The Marine Corpsí premier rapid reaction units are its seven Marine Expeditionary Units (MEUs). Three 2000-man MEUs are maintained forward-deployed aboard three-ship amphibious squadrons (Phibrons) forming task forces called Amphibious Ready Groups. (ARG)s One ARG is based in Japan, one is maintained in the Indian Ocean by rotating deployments among West Coast units, and another ARG is maintained in the Mid-Atlantic/Mediterranean region by rotating deployments among East Coast units. The Navy and Marine Corps can easily expand the number of combat-ready ARGs from three to five by forming two more MEUs and extending the rotational cycle for CONUS MEUs from 18 to 24 months.
The CONUS based MEUs now undergo an 18-month deployment cycle which consists of three six-month phases. During the first phase, a MEU
just returning from deployment disbands, then reforms with new components.
During the second phase, the newly organized MEU undergoes intense training in
which teamwork and skills are developed. The MEU eventually earns a Special Operations
Capable (SOC) designation to reflect its high-readiness state. During the third phase, the
MEU (SOC) deploys overseas aboard a Phibron as part of an ARG.
MEU (SOC)s could be available for crisis response for a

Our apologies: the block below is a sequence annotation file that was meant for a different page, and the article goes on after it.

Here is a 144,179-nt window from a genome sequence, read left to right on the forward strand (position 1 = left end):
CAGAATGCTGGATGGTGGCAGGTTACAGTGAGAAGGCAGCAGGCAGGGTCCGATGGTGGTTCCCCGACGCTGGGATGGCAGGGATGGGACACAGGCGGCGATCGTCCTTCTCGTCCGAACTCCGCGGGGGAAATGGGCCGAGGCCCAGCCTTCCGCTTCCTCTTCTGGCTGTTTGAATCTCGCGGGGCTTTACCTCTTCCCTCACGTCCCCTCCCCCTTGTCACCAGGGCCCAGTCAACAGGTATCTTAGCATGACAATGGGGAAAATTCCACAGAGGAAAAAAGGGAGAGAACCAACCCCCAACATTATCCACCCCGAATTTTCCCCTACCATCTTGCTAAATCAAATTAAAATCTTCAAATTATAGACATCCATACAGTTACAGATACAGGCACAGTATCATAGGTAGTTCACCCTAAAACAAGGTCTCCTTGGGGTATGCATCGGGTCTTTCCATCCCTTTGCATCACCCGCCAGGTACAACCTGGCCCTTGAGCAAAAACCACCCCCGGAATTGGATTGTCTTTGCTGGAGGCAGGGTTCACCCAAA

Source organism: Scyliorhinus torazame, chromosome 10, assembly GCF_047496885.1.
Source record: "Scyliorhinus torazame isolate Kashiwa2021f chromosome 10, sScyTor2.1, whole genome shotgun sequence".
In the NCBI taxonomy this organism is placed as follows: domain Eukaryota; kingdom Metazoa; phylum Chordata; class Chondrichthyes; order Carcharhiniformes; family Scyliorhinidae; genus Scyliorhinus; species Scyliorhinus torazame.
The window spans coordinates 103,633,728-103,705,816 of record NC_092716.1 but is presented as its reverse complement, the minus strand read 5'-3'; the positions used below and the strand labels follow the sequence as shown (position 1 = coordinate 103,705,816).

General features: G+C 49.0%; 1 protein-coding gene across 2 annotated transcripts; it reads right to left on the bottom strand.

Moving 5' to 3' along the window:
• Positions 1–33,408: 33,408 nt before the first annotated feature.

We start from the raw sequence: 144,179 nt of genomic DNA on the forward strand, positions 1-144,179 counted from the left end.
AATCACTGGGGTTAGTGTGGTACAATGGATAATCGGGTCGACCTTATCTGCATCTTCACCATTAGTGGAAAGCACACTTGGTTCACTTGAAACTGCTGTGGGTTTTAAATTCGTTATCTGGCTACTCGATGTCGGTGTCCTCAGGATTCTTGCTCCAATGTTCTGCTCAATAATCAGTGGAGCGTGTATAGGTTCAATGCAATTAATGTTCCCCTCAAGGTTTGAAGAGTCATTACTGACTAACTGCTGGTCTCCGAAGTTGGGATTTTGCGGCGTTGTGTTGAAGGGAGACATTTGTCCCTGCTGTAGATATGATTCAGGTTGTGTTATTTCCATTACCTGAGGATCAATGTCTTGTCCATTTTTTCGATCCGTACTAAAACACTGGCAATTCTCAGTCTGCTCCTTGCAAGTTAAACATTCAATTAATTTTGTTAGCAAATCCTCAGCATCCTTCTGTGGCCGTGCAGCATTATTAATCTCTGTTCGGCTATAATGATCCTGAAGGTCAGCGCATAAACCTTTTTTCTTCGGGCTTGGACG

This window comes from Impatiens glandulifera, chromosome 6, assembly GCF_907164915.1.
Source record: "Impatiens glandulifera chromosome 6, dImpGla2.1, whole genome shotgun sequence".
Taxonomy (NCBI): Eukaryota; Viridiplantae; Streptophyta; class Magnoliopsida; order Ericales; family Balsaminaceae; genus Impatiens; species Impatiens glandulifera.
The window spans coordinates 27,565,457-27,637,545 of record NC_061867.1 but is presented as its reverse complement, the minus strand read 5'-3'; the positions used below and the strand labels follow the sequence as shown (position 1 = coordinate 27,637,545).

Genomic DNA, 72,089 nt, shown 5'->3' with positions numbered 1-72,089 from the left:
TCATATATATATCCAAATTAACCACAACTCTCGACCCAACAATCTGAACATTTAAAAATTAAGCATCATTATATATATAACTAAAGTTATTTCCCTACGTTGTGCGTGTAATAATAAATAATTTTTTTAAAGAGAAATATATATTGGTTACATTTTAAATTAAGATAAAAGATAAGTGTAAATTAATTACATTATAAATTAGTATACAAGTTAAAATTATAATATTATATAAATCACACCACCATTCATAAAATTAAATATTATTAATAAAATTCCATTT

year if a fourth six-month "ready" phase were added. Upon completion of the second phase in
which a MEU is fully trained and SOC qualified, it would not deploy, but stand ready on
72-hour alert. The ARG ships would remain in port loaded with the MEU (SOC) supplies and most
equipment. The ready MEU (SOC) Marines would live in their quarters ashore and conduct some local training. They
may embark for a few short ARG exercises, but most nights will be spent at home on an alert.
This "ready" phase will allow most nights at home to compensate
families for the previous six months of intensive training and the forthcoming
Five well-trained MEU(SOC)s will also enhance the Corpsí ability to
rapidly amass a large amphibious force. The last attempt occurred during August of 1990 when the 4th MEB (equivalent
to three MEUs) was formed. It took over three weeks to assemble and embark units aboard 13 ships. This
unit had no full-scale training opportunities prior to deployment, and embarkation was a mess. Tons
of gear was left on the pier and the improperly loaded ships were required to dock and reconfigure after
arriving in the Indian Ocean.